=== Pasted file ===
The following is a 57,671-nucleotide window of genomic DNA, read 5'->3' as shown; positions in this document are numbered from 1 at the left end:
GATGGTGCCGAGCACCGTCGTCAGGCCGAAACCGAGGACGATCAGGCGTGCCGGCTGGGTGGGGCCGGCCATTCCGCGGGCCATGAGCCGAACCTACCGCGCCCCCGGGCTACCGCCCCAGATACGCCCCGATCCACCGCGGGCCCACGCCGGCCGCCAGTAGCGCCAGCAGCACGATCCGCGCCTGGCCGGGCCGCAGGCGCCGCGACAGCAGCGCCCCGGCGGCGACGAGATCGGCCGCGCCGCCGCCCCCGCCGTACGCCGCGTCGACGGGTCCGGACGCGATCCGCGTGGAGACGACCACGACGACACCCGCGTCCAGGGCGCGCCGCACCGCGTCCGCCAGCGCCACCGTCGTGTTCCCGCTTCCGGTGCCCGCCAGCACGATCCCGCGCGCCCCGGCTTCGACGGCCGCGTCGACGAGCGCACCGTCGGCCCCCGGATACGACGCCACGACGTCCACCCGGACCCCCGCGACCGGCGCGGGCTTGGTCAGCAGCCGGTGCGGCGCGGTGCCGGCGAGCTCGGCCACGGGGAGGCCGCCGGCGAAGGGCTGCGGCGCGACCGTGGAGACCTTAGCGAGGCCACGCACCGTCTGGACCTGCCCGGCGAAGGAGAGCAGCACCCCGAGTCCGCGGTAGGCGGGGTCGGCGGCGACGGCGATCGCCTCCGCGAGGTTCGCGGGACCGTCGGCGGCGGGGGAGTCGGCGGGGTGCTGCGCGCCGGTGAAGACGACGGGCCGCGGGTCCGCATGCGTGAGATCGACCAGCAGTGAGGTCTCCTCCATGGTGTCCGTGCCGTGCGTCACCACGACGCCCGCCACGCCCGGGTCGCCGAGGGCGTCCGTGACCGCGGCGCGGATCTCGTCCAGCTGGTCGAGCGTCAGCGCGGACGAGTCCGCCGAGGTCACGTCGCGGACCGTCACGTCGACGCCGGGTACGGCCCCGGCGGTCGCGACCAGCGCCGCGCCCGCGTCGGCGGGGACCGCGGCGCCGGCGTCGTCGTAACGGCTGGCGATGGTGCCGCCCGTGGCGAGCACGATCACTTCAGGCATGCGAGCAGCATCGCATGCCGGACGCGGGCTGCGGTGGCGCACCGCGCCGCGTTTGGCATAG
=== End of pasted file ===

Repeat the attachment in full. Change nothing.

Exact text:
The following is a 57,671-nucleotide window of genomic DNA, read 5'->3' as shown; positions in this document are numbered from 1 at the left end:
GATGGTGCCGAGCACCGTCGTCAGGCCGAAACCGAGGACGATCAGGCGTGCCGGCTGGGTGGGGCCGGCCATTCCGCGGGCCATGAGCCGAACCTACCGCGCCCCCGGGCTACCGCCCCAGATACGCCCCGATCCACCGCGGGCCCACGCCGGCCGCCAGTAGCGCCAGCAGCACGATCCGCGCCTGGCCGGGCCGCAGGCGCCGCGACAGCAGCGCCCCGGCGGCGACGAGATCGGCCGCGCCGCCGCCCCCGCCGTACGCCGCGTCGACGGGTCCGGACGCGATCCGCGTGGAGACGACCACGACGACACCCGCGTCCAGGGCGCGCCGCACCGCGTCCGCCAGCGCCACCGTCGTGTTCCCGCTTCCGGTGCCCGCCAGCACGATCCCGCGCGCCCCGGCTTCGACGGCCGCGTCGACGAGCGCACCGTCGGCCCCCGGATACGACGCCACGACGTCCACCCGGACCCCCGCGACCGGCGCGGGCTTGGTCAGCAGCCGGTGCGGCGCGGTGCCGGCGAGCTCGGCCACGGGGAGGCCGCCGGCGAAGGGCTGCGGCGCGACCGTGGAGACCTTAGCGAGGCCACGCACCGTCTGGACCTGCCCGGCGAAGGAGAGCAGCACCCCGAGTCCGCGGTAGGCGGGGTCGGCGGCGACGGCGATCGCCTCCGCGAGGTTCGCGGGACCGTCGGCGGCGGGGGAGTCGGCGGGGTGCTGCGCGCCGGTGAAGACGACGGGCCGCGGGTCCGCATGCGTGAGATCGACCAGCAGTGAGGTCTCCTCCATGGTGTCCGTGCCGTGCGTCACCACGACGCCCGCCACGCCCGGGTCGCCGAGGGCGTCCGTGACCGCGGCGCGGATCTCGTCCAGCTGGTCGAGCGTCAGCGCGGACGAGTCCGCCGAGGTCACGTCGCGGACCGTCACGTCGACGCCGGGTACGGCCCCGGCGGTCGCGACCAGCGCCGCGCCCGCGTCGGCGGGGACCGCGGCGCCGGCGTCGTCGTAACGGCTGGCGATGGTGCCGCCCGTGGCGAGCACGATCACTTCAGGCATGCGAGCAGCATCGCATGCCGGACGCGGGCTGCGGTGGCGCACCGCGCCGCGTTTGGCATAG